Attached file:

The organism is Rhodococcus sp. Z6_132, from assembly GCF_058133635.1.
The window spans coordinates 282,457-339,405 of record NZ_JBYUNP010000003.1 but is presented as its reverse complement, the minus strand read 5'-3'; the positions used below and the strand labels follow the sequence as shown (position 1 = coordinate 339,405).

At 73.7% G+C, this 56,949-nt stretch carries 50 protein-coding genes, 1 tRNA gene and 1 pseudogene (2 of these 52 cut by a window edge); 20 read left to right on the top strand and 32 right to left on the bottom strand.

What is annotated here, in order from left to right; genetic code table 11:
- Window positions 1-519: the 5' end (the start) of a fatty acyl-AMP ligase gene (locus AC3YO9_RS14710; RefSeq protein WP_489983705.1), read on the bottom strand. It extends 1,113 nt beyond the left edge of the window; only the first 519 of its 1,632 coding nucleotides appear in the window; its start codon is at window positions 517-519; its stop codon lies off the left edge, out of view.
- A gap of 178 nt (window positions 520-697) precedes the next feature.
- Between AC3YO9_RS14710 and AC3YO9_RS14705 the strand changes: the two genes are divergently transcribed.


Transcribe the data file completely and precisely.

The organism is Rhodococcus sp. Z6_132, from assembly GCF_058133635.1.
The window spans coordinates 282,457-339,405 of record NZ_JBYUNP010000003.1 but is presented as its reverse complement, the minus strand read 5'-3'; the positions used below and the strand labels follow the sequence as shown (position 1 = coordinate 339,405).

At 73.7% G+C, this 56,949-nt stretch carries 50 protein-coding genes, 1 tRNA gene and 1 pseudogene (2 of these 52 cut by a window edge); 20 read left to right on the top strand and 32 right to left on the bottom strand.

What is annotated here, in order from left to right; genetic code table 11:
- Window positions 1-519: the 5' end (the start) of a fatty acyl-AMP ligase gene (locus AC3YO9_RS14710; RefSeq protein WP_489983705.1), read on the bottom strand. It extends 1,113 nt beyond the left edge of the window; only the first 519 of its 1,632 coding nucleotides appear in the window; its start codon is at window positions 517-519; its stop codon lies off the left edge, out of view.
- A gap of 178 nt (window positions 520-697) precedes the next feature.
- Between AC3YO9_RS14710 and AC3YO9_RS14705 the strand changes: the two genes are divergently transcribed.